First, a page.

Rob Jones

Level Aims Grammar Time Materials
junior high school extra fun comparatives (but adaptable) entire period worksheets, lotsa counterfeit money

This is a very useful game that works in many situations. I use it for my self-introduction, but I've also used it to teach comparitives and differences between Japanese and American high schools. It's basically a real flashy way to present a multiple choice / true-false quiz.

The kids get into their lunch groups and get 200 dollars. This is group money and they must all decide together how much to bet because the group with the most money at the end of the game is the winner. The rest of the money is up at the front with the ALT and JTE. They pick one person who will come up and give or receive money after each question. If they want, they can take turns doing this.

Read the first question and let them discuss in their groups how much they wanna bet and what the answer should be. Allow them to bet from one dollar to half their current money so they don't blow their wad in their first question. (However, I let them bet all their money on the last question.) This usually takes about four or five minutes per question. After all the groups are done, take a "survey" to see which groups answered what. Next, the ALT tells them the answer. In this case of the example I include, I write the answers on the board. This gives the game a very game-show feel and the kids really dig it. (Especially number 7, which is very suspensful when written slowly.) Right or not, they write their new total in the box that says "Total."

Finally, the student in charge of the money brings up their cash (if they were wrong) or comes to receive their money (if they were right). Either way, that student should also bring up their print so that the ALT/ JTE can double-check it (some groups will try to get away with betting more than half.) After every three questions or so, write everyone's current total on the board. Once again, the group with the most money at the end is the winner.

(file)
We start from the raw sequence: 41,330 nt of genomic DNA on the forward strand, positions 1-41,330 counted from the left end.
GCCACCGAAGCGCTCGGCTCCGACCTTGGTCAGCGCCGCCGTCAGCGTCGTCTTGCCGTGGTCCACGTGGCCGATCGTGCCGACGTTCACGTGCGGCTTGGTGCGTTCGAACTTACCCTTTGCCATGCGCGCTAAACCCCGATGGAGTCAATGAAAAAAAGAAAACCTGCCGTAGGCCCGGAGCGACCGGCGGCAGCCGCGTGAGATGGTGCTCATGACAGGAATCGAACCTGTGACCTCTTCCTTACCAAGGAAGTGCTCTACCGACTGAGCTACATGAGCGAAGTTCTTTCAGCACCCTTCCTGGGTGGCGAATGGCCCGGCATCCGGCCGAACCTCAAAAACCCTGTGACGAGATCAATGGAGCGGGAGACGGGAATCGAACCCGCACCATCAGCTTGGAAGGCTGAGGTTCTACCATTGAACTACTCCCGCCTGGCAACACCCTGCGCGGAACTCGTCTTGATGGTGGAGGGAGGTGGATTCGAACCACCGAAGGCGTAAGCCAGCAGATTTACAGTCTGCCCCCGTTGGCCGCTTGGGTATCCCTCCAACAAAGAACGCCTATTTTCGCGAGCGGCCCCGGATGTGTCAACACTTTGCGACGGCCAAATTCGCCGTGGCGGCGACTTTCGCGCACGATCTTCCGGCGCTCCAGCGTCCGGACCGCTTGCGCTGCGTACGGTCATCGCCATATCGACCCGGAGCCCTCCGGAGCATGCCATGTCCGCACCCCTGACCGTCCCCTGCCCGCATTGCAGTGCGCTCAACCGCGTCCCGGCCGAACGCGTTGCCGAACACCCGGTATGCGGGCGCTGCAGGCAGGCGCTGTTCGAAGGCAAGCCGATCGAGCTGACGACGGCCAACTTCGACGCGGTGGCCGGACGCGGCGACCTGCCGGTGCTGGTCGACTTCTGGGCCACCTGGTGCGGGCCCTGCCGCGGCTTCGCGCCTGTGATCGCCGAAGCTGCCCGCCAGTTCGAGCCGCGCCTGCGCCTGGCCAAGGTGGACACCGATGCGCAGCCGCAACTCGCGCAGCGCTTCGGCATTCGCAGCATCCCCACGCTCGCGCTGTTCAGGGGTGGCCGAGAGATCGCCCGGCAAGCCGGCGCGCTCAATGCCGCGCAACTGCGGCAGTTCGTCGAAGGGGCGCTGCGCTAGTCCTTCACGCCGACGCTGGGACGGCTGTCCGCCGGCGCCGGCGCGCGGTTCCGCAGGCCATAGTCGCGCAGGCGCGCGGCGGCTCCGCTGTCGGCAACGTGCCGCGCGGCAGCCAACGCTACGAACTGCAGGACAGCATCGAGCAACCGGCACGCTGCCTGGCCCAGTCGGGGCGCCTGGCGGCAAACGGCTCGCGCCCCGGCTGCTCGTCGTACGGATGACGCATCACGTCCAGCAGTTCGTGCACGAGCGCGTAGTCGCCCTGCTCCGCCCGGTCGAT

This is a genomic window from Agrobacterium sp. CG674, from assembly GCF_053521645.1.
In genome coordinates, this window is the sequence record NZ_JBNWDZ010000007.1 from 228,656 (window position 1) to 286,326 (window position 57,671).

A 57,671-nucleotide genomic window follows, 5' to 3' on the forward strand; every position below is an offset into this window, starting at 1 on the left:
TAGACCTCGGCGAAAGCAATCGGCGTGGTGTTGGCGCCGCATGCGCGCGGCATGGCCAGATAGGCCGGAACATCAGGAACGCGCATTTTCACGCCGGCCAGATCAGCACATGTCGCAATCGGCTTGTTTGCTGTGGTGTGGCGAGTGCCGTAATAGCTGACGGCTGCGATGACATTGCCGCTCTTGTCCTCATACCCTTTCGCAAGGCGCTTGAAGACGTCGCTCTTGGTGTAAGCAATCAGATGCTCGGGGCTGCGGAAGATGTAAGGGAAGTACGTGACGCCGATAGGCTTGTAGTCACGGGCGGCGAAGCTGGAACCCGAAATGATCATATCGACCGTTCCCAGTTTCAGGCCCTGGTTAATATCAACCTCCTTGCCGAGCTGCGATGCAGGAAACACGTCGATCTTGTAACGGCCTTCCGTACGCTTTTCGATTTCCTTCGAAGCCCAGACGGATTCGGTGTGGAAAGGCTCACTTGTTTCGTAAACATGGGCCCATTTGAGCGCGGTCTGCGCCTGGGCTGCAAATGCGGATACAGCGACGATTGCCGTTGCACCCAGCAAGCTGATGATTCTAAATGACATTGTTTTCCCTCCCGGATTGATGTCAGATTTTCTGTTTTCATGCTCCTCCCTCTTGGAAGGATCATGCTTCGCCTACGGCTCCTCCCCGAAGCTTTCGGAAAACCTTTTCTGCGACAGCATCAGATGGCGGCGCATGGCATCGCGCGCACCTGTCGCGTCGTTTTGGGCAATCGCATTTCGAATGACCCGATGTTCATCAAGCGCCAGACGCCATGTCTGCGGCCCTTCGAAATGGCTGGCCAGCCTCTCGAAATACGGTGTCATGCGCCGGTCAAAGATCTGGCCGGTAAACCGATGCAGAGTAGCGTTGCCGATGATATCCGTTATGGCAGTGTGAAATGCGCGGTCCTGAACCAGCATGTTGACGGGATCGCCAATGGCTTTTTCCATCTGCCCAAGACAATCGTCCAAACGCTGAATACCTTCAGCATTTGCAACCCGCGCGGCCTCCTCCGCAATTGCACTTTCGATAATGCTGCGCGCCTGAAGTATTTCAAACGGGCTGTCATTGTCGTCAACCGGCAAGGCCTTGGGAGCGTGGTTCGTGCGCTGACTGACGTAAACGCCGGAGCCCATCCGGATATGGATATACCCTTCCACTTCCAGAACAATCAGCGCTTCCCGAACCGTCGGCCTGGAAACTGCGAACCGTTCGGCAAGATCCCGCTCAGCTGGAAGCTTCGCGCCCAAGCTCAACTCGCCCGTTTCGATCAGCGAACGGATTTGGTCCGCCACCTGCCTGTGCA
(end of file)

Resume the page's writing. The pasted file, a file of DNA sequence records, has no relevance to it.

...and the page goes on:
Worksheet: (to see it on its own and ready to print click here.)




1. Which is bigger, Tokyo or Washington


2. Which is bigger, Mt. Fuji or K2?


3. Which is taller, Landmark Tower or the Eiffel Tower?


4. Which is smaller, Shikoku or Hawaii?


5. Which is older, Heike Monogatari or Tsurezuregusa?


6. Which is older, Tanabata or Christmas?


7. Who is younger, Basho or Newton?


8. Which is newer, the car or the motorcycle?


9. Which is faster, a human or an elephant?


10. Which is faster, a pig or a chicken?



1) Tokyo 2186km2 Washington 156km2
2) Fuji 3776m K2 8613 m.
3) Landmark Tower 296m. Eiffel Tower 300 m.
4) Shikoku 18045 km2 Hawaii 16443 km2
5) Heiki Monogatari 1283 Tsurezuregusa 1331
6) Tanabata 710 Christmas 3BC
7) Basho 1644 Newton 1642
8) Car 1889 Motorcycle 1885
9) Human 44.6km/h elephant 40km
10) pig 17.6kph chicken 14.4kpg

For a variation on this activity designed to give the students more autonomy and get them using more English, check out csdrive's comments in our discussion forums.

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